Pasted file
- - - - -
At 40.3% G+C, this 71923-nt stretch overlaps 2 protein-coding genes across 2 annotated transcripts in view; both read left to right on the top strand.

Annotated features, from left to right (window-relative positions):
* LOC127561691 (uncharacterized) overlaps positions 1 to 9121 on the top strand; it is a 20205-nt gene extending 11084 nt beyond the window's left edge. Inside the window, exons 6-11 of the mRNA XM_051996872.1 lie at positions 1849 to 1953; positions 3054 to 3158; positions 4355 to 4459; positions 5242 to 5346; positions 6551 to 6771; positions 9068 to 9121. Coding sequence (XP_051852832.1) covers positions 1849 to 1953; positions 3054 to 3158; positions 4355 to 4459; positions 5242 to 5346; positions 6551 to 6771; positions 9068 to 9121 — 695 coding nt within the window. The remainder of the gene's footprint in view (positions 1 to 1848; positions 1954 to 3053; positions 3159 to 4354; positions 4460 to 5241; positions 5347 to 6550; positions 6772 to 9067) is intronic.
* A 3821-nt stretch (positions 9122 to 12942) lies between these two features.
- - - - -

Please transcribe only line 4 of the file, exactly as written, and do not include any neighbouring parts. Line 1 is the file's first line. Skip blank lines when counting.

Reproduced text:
* A 3821-nt stretch (positions 9122 to 12942) lies between these two features.